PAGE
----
Garden Villains–Encountering the Hornworm

Our garden has been struggling hard core this year. Our peppers have consistently done well, but everything else has been a flop. We felt there was still hope for the tomato plants, though. They just seemed to be late producing.

That hope died when we got back from our vacation to the lake. Every single tomato plant we had planted, had been stripped of its leaves.

edit12The culprit–hornworms.

edit7Aren’t they gruesome, yet kinda cool too? They have super good camouflage making it really hard to spot them. We typically don’t even know they are there until our tomato plants start to become naked. Normally, we can catch them before they do too much damage; however, because we were away for a week, our tomato plants fell victim. I guess in this case it is “while the gardener is away the hornworms will play.” They are quite the evil little villain, and have thoroughly shot all chances of anymore tomato sandwiches for me.

Villain Profile:

There are 2 varieties of hornworm that can often be seen together on a plant, and they look identical. There is the tomato hornworm, Manduca quinquemaculata, and the tobacco hornworm, Manduca sexta. The biggest difference between the two is the tobacco hornworm has a red horn, and the tomato hornworm has a black horn. Tabacco hornworms also have 7 oblique lateral white lines on them, and the tomato hornworm boasts more of a v-shape in their white lines. We identified our hornworms as the tobacco variety because of their red horn. I will note that some of my research did not differentiate between the two hornworms.

edit4Hornworms are actually caterpillars.They will turn into what is known as the sphinx, hawk, or hummingbird moth.

Photo Cred: University of Nebraska

The adults will lay eggs on leaves, the caterpillars will eat their fill until they are about 3-4 inches in length. After they have matured as a caterpillar, they drop off the plant and bury themselves in the soil to pupate. Moths will emerge 2 weeks later. They do this twice in the summer–once in early summer and again in late summer or fall. Those that pupate in the later half, will stay in the ground until spring.

Photo Cred: UKY

The hornworm gets its name from the horn that is on the tail of the caterpillar.

edit3They are always green with spots, but can range in size.

Criminal Actions:

Hornworms strip tomato plants of all of their foliage, and will even eat the fruit of the plant too.

edit9While tomato plants are their target victim, they like anything in the nightshade family. Peppers, eggplant, and potato are also in danger.

Fighting Back:

The most effective way to control hornworms is to just pick them off the plant… gross, I know. I wear gloves, because they can pee on you. They can hold on to the tomato plant pretty tight, so you may have to wrestle the dudes off. After hunting for all that you can find (trust me, it isn’t easy spotting them), you can throw them in soapy water to kill them. I just fed ours to the chickens.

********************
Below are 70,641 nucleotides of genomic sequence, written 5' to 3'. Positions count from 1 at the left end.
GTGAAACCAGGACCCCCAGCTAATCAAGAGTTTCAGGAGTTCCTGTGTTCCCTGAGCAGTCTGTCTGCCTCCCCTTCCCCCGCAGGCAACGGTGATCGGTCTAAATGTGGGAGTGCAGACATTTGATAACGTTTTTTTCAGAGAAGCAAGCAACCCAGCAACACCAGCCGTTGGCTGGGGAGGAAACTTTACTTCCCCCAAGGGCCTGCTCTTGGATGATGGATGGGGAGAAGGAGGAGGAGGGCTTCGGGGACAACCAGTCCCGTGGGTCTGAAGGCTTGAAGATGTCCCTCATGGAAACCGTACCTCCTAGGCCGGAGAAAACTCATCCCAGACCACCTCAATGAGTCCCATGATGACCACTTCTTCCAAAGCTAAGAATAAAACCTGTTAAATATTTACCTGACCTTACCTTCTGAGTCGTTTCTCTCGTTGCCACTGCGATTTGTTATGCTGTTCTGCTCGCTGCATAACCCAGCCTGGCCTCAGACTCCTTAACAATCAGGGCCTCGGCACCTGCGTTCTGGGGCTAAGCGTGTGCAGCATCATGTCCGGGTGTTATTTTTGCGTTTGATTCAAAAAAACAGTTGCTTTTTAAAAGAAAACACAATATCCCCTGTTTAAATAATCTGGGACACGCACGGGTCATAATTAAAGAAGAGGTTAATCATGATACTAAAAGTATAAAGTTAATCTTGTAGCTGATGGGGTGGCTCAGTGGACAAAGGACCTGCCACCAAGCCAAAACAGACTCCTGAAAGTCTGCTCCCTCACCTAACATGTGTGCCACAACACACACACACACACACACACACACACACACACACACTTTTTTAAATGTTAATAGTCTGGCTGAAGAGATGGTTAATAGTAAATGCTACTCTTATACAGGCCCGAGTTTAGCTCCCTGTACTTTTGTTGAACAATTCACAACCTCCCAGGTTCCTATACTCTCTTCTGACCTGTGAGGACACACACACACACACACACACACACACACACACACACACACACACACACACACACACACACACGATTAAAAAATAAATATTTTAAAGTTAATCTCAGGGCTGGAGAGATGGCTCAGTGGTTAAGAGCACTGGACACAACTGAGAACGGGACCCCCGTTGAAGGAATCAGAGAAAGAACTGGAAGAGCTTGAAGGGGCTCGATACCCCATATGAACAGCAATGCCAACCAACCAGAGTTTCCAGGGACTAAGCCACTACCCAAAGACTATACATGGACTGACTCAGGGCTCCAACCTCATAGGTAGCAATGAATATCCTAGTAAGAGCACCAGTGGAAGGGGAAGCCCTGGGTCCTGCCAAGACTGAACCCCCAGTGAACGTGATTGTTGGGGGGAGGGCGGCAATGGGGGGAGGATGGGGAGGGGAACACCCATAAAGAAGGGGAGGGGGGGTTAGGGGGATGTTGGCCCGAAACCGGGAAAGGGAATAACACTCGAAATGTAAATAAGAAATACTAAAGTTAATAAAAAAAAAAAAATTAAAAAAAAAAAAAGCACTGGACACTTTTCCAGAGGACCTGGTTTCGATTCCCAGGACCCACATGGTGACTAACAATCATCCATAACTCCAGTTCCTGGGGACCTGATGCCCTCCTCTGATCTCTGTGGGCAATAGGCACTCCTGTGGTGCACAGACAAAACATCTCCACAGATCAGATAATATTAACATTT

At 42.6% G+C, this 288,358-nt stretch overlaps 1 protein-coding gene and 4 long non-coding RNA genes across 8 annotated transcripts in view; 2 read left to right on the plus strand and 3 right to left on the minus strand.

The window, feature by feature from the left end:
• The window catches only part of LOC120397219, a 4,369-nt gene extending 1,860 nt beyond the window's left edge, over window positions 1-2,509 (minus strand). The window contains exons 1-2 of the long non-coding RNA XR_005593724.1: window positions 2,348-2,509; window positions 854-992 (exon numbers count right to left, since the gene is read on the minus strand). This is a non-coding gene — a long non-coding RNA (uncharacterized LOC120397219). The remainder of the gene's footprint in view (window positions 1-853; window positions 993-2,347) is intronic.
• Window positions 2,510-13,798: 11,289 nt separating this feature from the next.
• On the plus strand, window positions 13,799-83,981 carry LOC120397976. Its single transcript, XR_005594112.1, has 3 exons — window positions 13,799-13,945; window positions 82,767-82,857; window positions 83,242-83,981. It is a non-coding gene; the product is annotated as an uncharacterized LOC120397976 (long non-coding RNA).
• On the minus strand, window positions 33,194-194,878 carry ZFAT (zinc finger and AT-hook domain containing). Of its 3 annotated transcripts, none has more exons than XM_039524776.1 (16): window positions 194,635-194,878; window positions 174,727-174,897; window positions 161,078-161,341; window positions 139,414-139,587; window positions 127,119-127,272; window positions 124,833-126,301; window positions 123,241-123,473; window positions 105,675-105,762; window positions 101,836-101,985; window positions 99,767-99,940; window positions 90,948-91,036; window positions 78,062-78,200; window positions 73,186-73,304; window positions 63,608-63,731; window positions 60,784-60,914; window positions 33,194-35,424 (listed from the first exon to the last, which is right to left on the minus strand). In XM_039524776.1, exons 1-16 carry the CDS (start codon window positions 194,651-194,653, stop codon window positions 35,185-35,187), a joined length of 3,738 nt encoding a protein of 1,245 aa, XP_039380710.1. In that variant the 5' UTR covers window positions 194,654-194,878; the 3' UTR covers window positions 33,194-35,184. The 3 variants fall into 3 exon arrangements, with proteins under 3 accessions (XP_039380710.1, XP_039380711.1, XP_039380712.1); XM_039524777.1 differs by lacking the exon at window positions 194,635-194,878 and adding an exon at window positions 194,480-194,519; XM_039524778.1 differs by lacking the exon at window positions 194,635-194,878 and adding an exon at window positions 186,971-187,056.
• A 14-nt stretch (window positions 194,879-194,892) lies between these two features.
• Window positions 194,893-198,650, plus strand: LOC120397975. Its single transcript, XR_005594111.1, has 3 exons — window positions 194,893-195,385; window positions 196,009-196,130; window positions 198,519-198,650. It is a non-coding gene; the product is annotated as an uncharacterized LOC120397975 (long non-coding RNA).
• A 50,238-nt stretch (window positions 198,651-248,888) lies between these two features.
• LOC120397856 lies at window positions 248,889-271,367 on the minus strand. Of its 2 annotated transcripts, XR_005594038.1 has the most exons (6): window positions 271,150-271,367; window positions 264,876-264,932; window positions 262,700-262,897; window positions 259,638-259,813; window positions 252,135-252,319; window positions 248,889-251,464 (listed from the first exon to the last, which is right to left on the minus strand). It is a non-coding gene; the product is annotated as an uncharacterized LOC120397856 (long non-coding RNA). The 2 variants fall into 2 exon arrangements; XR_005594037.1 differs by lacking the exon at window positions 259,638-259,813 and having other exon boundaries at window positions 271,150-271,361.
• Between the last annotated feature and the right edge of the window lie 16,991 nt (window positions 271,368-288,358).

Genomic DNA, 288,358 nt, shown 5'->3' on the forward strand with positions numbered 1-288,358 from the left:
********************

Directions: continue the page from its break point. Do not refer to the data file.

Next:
These were all of the ones I picked off of our plants
These were all of the ones I picked off of our plants

Because the caterpillars can do so much damage in such a little amount of time, it is important to regularly check your plants. Afterall, there is a villain a foot, and they are ready to chomp down on some foliage.

edit11Despite essentially killing our tomato plants, hornworms are pretty interesting. They also make for some cool pics. For the record, though, the pictures I got do not mean I have gone soft. The tomato hornworms are not welcome in my garden.

edit1

edit5

edit8

edit2

edit6

edit10
See ya!

 


Source:

University of Minnesota

UKY

University of Nebraska

University of Florida

The Family Garden

Let me start by saying that this is a late post. I promise we are not just getting to planting a garden. Now that the disclaimer is out of the way, I want to share our family garden with you.

Every summer, we have some sort of garden. We don’t plant all of the same things every year; however, we do have our staples. The must haves for the garden include: tomatoes, potatoes, peppers, cucumbers, squash, onions, okra, and eggplant. We have experimented with gourds, pumpkins, watermelons, beans, corn, carrots, lettuce, and the coolest–loofa (if you are looking for something fascinating, plant loofas). When it comes to the “experimental” list, we don’t plant those every year, just when we get a bee in our bonnet.

I will say, that I am not a plant person. Sometimes I think I could be, but then it quickly fades. I LOVE picking the produce and of course eating it is great. So, even though I don’t really have a green thumb, I adore our garden. It is an entire family affair getting it planted and taking care of it. I love that aspect about it.

I really think more people should garden–even if it is a few pots of plants. Not only does it provide yummy delights, but is healthy, and really highlights where food comes from.

Stay tuned for updates on our garden and our favorite recipes from the garden! And without further delay, here is the (late) family garden.

papa on tractor

Potatoes went in the ground a week before everything else.
Potatoes went in the ground a week before everything else.

isaac pot

After the potatoes, we planted everything else.
After the potatoes, we planted everything else.
onions
Onions have layers…

dadplant

hands plant

squash

me planting

isaac alec plant

trio boys

whole family

giddd
Gideon’s middle name is Bob after my grandpa. They like to tease and say Papa is Bob the first and Gideon is Bob the third (his uncle is Bob the second)

bob 2